Having only left the country once before on a family cruise to Mexico, I knew I was missing out. As a completely unseasoned traveler, my worldview was sculpted from growing up in North Texas, moving back and forth to Oklahoma and a couple days in the most touristy spot of Mexico.

However, as a journalism student, I’ve made it a priority to diversify my friendships, read stories by other people about other places and cultures and to always look at the planet with an open mind. This mantra, albeit harmless, was insufficient. Reading and listening to others’ ideas and experiences can keep a student keen, but now I know life is learned best when experienced firsthand.

So, I spent two weeks in Guyana with five of my peers from the mass communication department, and five students I had never met before from the College of Health Professions at Texas State. I flew on a plane for the first time, in the aisle seat of course, from San Antonio, Texas to Miami, Florida and a major layover later I was in Trinidad/Tobago then to Georgetown, Guyana.

I experienced so many firsts within those 24 hours-my first plane ride, my first-time on the other side of the U.S., my first time meeting some of my trip mates and my first time feeling completely elated knowing that I had no idea what the next few days of my life would look like.

We got off the Caribbean Airlines plane and immediately stepped foot on black pavement, surrounded by darkness, stars and humidity. Straight through customs, baggage in tow, we were through the small airport and welcomed by a camera crew. I talked to fellow journalists for a quick online segment that was posted the next day, and squished myself into a van for a bumpy, and what felt like forever ride to Project Dawn. We stayed at Project Dawn, a large hostile in Liliendaal, Guyana for the majority of our trip.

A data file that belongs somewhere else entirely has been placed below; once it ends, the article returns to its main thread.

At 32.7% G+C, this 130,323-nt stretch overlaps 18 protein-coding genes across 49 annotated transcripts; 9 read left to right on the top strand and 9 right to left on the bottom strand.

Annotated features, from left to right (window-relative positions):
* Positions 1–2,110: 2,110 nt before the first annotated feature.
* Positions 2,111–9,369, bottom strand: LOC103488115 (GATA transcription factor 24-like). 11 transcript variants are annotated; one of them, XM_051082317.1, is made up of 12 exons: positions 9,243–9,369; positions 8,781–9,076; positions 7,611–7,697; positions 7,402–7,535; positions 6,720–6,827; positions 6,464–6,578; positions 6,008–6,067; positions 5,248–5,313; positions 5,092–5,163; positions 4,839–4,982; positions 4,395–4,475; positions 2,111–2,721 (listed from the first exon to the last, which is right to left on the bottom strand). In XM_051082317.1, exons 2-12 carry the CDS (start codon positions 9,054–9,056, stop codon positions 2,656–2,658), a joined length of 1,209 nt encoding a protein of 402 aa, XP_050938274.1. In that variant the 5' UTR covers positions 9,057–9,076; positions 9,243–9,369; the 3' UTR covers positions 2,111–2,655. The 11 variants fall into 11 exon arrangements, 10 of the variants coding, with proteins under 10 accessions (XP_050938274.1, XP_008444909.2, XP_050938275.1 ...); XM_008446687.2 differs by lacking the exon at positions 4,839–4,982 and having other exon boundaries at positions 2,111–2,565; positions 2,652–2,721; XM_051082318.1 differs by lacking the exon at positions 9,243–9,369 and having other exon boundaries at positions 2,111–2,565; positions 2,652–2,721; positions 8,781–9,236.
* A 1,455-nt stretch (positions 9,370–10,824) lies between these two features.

Project Dawn is where I made spaghetti one night because we were too exhausted to go out. It’s also where I learned to play gin rummy, met a Canadian anesthesiologist, ate countless meals of chicken and rice and learned the value of being far away from home sometimes.

I wanted to be a more adventurous student. I wanted to consider myself a brave traveler and well-rounded journalist and I hope I am still on my way to be all of those things. But what I really learned on this trip, following students around in hospitals, interviewing locals and hanging out with school children was that my whole life is not in Texas. I discovered that I felt most at home when up late at night discussing sources with my roommate, fighting off mosquitos in the Guyana interior and laughing too loudly in a bumpy van.

My trip to Guyana was not easy and each day presented a new challenge but with the help of my peers I felt at home because I was thriving as a student. I learned firsthand what it really means to be open minded to the world and to myself. The culture of Guyana bears its similarities to the U.S. but is overall so different, and I’ve learned to embrace that.

Respiratory students tour through Guyana

By Katie Burrell

Study abroad students dedicated a day to touring in Guyana in between their time working in hospitals and schools.

The Texas State respiratory care students and Global News Team visited a museum, church and historical landmarks in and near Georgetown, Guyana on Jan. 6, the 5th day of their trip. The students traveled by van to markets for souvenir shopping and views from a clock tower.